Ten minutes later he stood facing a window in a small consultation room located within the emergency room. He gazed out across Haddon Avenue and eyed a squat building in the near distance. Emblazoned across the top the words ‘Camden Police Department’ gave fair warning to anyone in and around the hospital to behave themselves. Cooper had been as effectively isolated from the surrounding city as possible, Interstate 676 and parkland to the east, police headquarters to the north, renovated housing used as residences for hospital staff and medical offices to the south and west.
It had been a rather profitable project, Cash recalled as he scanned the scene, absentmindedly scraping a bit of soot from the sill before him, sleep stinging his eyes. Quite profitable.
As he waited, Cash’s thoughts returned to the events of last evening: the quiet dinner with family in his sprawling Victorian home in Moorestown, some reading, the late night news, sleep, and then the phone call.
“Hello?” he had whispered into the mouthpiece, glancing to his sleeping wife as she gently stirred beside him.
“Mr. Cash?” a tentative voice had begun. “It’s Ken, sir, Ken Barrows.”
Jesus Christ, Cash had thought, what could the most junior member of the firm possibly want at this hour?
“What the hell, Barrows, it’s almost three-thirty in the morning.”
“Yes, sir, I realize that. It’s just that … well, I’m on call tonight. For the FOP, you know, the police union. It’s my week to be on call.”
Cash frowned into the mouthpiece, again glancing to his wife. She seemed re-settled, her nightly sleeping pill working its wonder.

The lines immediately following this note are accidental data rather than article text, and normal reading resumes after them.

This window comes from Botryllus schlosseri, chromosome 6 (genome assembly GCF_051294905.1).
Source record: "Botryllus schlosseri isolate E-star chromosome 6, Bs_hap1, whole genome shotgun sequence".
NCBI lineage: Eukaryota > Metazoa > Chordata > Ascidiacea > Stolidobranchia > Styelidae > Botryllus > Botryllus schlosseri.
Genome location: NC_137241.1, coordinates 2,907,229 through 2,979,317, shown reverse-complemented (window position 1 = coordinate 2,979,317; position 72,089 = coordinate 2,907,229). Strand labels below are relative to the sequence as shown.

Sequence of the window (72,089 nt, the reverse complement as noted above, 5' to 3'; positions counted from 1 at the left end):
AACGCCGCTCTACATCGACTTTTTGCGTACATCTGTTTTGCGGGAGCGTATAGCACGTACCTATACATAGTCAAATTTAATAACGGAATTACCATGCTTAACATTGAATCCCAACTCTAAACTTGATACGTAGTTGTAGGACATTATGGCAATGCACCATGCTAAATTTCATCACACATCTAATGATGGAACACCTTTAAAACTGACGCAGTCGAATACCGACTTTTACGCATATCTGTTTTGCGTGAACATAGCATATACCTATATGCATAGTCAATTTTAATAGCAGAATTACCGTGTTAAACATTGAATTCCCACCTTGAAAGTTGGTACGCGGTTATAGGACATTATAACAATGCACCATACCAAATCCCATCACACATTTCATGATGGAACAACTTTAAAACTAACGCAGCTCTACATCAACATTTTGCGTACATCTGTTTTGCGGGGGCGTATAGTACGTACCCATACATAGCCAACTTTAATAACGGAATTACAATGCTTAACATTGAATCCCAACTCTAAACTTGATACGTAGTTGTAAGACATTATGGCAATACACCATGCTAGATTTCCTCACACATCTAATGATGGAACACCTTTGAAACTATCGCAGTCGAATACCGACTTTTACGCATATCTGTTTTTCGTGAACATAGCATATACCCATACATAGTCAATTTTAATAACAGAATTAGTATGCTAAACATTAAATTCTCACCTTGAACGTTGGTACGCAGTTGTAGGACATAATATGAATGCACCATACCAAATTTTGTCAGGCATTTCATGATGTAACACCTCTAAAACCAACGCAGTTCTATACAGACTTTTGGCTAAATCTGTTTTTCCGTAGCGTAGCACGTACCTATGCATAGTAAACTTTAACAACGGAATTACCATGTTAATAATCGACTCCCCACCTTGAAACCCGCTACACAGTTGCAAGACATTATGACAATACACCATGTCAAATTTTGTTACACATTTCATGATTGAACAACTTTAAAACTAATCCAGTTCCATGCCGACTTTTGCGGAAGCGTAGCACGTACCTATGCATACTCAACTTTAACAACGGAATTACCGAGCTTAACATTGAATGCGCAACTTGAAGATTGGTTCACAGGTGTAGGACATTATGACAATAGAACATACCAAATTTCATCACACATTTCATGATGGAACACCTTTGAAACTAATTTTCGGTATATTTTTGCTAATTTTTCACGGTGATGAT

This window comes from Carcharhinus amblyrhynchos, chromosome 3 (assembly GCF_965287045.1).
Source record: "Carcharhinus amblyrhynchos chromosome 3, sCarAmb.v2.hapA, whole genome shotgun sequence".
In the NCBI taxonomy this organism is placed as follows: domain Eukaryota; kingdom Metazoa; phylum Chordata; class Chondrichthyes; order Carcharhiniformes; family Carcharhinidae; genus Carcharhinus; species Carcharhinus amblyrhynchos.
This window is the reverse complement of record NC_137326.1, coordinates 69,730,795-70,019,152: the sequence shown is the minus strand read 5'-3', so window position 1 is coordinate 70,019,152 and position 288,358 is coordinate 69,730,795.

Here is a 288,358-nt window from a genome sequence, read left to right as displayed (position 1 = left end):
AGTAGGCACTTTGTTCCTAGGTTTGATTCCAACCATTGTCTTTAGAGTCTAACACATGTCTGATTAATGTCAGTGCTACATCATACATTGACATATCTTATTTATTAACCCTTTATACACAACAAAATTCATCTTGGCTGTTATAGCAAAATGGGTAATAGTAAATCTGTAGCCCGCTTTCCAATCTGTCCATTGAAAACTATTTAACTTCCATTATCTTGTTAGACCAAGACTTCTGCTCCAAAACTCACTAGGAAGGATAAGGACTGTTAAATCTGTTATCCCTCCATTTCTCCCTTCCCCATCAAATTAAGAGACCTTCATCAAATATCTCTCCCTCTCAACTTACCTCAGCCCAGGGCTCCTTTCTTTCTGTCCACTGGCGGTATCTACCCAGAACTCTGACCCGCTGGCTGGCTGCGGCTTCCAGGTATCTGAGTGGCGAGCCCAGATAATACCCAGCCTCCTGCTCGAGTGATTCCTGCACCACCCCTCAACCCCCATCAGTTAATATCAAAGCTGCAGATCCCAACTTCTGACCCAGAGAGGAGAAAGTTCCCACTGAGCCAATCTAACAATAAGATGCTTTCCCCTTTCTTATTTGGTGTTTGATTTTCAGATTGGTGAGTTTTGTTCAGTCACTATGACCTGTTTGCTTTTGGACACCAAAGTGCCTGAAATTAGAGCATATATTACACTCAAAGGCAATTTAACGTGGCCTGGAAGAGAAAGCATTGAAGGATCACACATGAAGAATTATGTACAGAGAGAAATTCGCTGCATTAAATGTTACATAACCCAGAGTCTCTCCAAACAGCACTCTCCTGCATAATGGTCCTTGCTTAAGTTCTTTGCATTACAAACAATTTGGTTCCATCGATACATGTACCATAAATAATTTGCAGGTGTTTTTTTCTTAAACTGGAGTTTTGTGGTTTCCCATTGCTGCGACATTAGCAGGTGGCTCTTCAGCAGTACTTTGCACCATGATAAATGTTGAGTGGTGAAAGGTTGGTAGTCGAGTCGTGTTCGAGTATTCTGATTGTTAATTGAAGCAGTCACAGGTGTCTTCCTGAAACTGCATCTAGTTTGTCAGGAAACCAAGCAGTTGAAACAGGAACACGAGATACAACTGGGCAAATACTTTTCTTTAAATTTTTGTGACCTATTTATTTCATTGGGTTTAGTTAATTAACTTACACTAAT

“And?” Cash asked harshly.
Barrows paused, perhaps suddenly rethinking the wisdom of the call himself. Then, assured by a recurring thought, he continued.
“There’s been a shooting, sir. A fatal police shooting. One person is dead, but no police were injured. The union rep called me from the scene a few minutes ago. He wants me down there.”
Cash’s frown turned to a scowl. “Of course he does, Barrows. That’s the purpose of having a lawyer on call twenty-four seven. It’s mandatory when you represent the unions. But why in God’s name did you feel it necessary to____”
“I thought you’d want to know, sir,” Barrows interrupted, a new confidence in his tone. “You see, the shooting was in Camden City. It was a white officer, the dead man is black. And the officer involved, the one who shot the perpetrator was … it was that new officer.” He paused here for effect. Barrows, despite his youth, was a good lawyer. He knew how to bring a point home effectively.
“It was Anthony Miles.” Another slight pause. “I thought it best you knew, sir. Of course, I can handle it if you’d like … but I thought you should know.”
Now Cash sat upright, indifferent to whether or not the movement would further disturb his wife. “Oh,” he said, his mind shifting sharply from disgruntled employer to defensive lawyer. “Oh,” he repeated.